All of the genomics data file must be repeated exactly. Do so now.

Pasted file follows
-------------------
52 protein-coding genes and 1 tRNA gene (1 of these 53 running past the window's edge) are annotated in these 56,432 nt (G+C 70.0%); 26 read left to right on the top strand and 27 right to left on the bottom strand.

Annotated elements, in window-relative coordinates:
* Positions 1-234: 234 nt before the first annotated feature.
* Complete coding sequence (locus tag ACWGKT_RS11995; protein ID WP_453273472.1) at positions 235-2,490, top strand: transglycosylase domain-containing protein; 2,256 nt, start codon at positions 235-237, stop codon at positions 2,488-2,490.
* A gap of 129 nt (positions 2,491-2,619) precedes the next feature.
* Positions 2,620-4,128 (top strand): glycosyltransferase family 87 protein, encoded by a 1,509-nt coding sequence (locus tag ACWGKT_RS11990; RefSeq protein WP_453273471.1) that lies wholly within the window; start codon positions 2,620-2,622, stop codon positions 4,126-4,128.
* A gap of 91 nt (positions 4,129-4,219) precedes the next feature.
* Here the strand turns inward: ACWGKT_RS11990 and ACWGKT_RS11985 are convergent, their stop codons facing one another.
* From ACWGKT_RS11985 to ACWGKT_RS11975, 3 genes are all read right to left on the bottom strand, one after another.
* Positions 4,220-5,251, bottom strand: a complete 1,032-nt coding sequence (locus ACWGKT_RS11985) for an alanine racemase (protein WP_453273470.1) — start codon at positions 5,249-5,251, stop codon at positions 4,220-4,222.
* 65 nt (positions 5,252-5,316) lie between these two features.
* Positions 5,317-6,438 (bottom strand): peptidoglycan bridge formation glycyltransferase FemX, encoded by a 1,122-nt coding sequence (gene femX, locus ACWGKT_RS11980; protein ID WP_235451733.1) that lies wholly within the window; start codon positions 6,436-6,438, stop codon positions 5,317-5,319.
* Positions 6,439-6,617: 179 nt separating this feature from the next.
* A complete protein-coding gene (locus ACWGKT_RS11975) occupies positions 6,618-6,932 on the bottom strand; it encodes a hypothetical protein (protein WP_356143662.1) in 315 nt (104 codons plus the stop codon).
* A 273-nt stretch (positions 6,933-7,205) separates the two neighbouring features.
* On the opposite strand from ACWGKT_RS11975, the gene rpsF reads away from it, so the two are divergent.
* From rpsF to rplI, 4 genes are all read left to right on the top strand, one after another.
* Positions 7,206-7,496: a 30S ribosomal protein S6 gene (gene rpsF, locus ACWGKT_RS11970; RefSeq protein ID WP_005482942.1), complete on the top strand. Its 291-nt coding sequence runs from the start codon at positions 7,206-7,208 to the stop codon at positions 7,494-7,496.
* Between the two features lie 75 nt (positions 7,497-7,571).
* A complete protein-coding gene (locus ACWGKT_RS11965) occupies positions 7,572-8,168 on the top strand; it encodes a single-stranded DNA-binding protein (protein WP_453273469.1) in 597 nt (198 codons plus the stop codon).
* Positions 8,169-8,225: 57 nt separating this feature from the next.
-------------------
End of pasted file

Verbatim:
52 protein-coding genes and 1 tRNA gene (1 of these 53 running past the window's edge) are annotated in these 56,432 nt (G+C 70.0%); 26 read left to right on the top strand and 27 right to left on the bottom strand.

Annotated elements, in window-relative coordinates:
* Positions 1-234: 234 nt before the first annotated feature.
* Complete coding sequence (locus tag ACWGKT_RS11995; protein ID WP_453273472.1) at positions 235-2,490, top strand: transglycosylase domain-containing protein; 2,256 nt, start codon at positions 235-237, stop codon at positions 2,488-2,490.
* A gap of 129 nt (positions 2,491-2,619) precedes the next feature.
* Positions 2,620-4,128 (top strand): glycosyltransferase family 87 protein, encoded by a 1,509-nt coding sequence (locus tag ACWGKT_RS11990; RefSeq protein WP_453273471.1) that lies wholly within the window; start codon positions 2,620-2,622, stop codon positions 4,126-4,128.
* A gap of 91 nt (positions 4,129-4,219) precedes the next feature.
* Here the strand turns inward: ACWGKT_RS11990 and ACWGKT_RS11985 are convergent, their stop codons facing one another.
* From ACWGKT_RS11985 to ACWGKT_RS11975, 3 genes are all read right to left on the bottom strand, one after another.
* Positions 4,220-5,251, bottom strand: a complete 1,032-nt coding sequence (locus ACWGKT_RS11985) for an alanine racemase (protein WP_453273470.1) — start codon at positions 5,249-5,251, stop codon at positions 4,220-4,222.
* 65 nt (positions 5,252-5,316) lie between these two features.
* Positions 5,317-6,438 (bottom strand): peptidoglycan bridge formation glycyltransferase FemX, encoded by a 1,122-nt coding sequence (gene femX, locus ACWGKT_RS11980; protein ID WP_235451733.1) that lies wholly within the window; start codon positions 6,436-6,438, stop codon positions 5,317-5,319.
* Positions 6,439-6,617: 179 nt separating this feature from the next.
* A complete protein-coding gene (locus ACWGKT_RS11975) occupies positions 6,618-6,932 on the bottom strand; it encodes a hypothetical protein (protein WP_356143662.1) in 315 nt (104 codons plus the stop codon).
* A 273-nt stretch (positions 6,933-7,205) separates the two neighbouring features.
* On the opposite strand from ACWGKT_RS11975, the gene rpsF reads away from it, so the two are divergent.
* From rpsF to rplI, 4 genes are all read left to right on the top strand, one after another.
* Positions 7,206-7,496: a 30S ribosomal protein S6 gene (gene rpsF, locus ACWGKT_RS11970; RefSeq protein ID WP_005482942.1), complete on the top strand. Its 291-nt coding sequence runs from the start codon at positions 7,206-7,208 to the stop codon at positions 7,494-7,496.
* Between the two features lie 75 nt (positions 7,497-7,571).
* A complete protein-coding gene (locus ACWGKT_RS11965) occupies positions 7,572-8,168 on the top strand; it encodes a single-stranded DNA-binding protein (protein WP_453273469.1) in 597 nt (198 codons plus the stop codon).
* Positions 8,169-8,225: 57 nt separating this feature from the next.